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Driving on the opposite side of the road was not something I had worried about before moving to the US.
For many of us, driving is something that we just do. Like riding a bike, it’s something that we do on “autopilot”. Many of us do it every day without even thinking.
When I first started travelling, I avoided hiring cars in countries where I would be driving on the opposite side of the road. I was worried that I would get confused and get into an accident. This meant that I missed out on exploring places I had always wanted to go.
This attitude changed when we moved to the US.
If we didn’t learn how to drive here, we’d miss out on opportunities to see more of this beautiful country. Now, we’ve been on countless road trips and are planning more for this year!
Have you put off travelling because you were worried about driving on the opposite side of the road?
Regardless of whether you drive on the left or the right, read on. This guide is for you!
Make sure you do your research
Before you even leave home, make sure you check which side of the road you’ll be driving on. In addition to a quick google search, this website is a good start.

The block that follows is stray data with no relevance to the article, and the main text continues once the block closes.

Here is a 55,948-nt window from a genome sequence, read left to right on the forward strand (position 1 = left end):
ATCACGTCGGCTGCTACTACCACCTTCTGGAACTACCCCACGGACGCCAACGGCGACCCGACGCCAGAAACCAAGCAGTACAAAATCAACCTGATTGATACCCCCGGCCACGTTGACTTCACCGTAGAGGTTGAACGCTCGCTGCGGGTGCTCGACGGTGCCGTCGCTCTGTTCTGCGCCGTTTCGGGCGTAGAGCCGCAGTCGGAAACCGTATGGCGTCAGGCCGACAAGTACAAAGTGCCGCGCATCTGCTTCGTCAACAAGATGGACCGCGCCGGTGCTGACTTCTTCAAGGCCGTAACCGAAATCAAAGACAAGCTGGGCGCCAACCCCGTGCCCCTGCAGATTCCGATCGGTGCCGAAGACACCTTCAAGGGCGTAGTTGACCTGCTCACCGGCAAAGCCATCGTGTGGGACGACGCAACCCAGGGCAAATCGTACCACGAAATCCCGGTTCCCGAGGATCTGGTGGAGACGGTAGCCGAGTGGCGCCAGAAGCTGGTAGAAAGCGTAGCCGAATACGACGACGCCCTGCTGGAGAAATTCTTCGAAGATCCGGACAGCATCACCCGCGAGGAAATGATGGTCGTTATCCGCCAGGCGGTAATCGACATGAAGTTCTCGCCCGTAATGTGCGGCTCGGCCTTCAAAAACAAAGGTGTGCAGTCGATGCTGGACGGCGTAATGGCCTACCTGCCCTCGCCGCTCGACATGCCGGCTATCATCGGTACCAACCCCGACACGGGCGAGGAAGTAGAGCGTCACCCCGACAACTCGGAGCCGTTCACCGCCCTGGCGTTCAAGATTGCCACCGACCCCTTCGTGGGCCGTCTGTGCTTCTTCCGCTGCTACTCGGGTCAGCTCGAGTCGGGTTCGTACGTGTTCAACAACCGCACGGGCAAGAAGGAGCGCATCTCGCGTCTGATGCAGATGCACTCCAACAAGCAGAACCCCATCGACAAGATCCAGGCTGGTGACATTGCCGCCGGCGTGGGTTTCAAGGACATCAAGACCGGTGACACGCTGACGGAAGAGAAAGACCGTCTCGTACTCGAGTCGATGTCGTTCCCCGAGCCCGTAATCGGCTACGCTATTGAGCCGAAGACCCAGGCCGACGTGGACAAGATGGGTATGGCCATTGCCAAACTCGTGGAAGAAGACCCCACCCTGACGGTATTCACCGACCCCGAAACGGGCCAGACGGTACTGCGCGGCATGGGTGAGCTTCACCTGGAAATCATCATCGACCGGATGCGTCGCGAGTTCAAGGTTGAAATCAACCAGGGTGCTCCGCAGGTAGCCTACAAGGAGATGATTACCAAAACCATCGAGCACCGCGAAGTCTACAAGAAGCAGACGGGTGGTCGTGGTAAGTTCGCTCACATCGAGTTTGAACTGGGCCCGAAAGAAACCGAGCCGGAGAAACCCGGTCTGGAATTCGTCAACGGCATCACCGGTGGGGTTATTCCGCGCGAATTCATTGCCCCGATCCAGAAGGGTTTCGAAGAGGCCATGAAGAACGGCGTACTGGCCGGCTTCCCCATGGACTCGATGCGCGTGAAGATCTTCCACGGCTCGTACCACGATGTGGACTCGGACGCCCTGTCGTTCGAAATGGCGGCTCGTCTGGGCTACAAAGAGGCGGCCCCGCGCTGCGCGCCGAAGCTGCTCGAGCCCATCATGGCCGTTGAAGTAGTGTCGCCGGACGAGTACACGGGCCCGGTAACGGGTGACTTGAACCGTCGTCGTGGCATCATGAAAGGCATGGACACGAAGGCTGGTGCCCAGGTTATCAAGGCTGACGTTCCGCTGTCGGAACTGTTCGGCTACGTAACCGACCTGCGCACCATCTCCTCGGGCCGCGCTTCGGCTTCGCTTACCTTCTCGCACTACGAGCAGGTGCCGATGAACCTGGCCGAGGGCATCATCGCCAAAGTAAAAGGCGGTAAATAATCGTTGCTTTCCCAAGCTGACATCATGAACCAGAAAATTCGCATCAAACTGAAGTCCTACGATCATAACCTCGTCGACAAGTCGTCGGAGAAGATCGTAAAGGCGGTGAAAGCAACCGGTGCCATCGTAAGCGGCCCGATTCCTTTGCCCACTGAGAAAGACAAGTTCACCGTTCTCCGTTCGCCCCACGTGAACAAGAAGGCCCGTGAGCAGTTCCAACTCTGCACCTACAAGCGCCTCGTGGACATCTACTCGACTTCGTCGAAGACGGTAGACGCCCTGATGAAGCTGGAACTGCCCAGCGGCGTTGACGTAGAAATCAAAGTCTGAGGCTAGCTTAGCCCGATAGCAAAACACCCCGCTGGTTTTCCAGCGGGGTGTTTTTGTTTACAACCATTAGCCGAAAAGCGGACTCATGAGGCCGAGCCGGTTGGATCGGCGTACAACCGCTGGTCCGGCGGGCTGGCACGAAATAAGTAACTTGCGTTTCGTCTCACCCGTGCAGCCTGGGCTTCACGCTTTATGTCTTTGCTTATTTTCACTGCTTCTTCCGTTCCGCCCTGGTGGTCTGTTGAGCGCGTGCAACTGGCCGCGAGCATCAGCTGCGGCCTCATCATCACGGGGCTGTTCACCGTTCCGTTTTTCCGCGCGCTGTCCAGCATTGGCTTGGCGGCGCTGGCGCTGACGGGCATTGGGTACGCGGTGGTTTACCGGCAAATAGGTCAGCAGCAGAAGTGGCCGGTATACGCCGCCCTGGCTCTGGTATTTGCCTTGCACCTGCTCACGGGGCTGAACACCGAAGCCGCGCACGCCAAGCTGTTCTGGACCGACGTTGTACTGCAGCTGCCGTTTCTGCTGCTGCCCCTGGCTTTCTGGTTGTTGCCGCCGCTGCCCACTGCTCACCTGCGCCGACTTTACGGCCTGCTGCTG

You’ll also want to check whether you’ve rented a standard or automatic drive. You don’t want to pick up your keys and realise that you’ve accidentally rented a standard (manual).
Are you driving in a country where people don’t speak English? How will you read street names? Will you rely on Google Maps?
Some countries have English street signs in addition to the local language, but don’t rely on it!
For example, when driving in Japan, we could read street signs as they were in were in Romaji (romanised Japanese).
Do you need an International Drivers License?
This rule varies depending on the country and can even vary state to state (like in the US)!
Often, this is needed in countries where the spoken language differs from your own. For example, in Japan, we needed an International Drivers License in addition to our Australian driver’s licence.
In the state of Massachusetts where we live, we don’t need an International Drivers Licence (our Australian License is sufficient). But for other US states like New Hampshire or Maine, we’ve needed to have one.
If you’re driving on the opposite side of the road, you don’t want to have to worry about licence requirements too.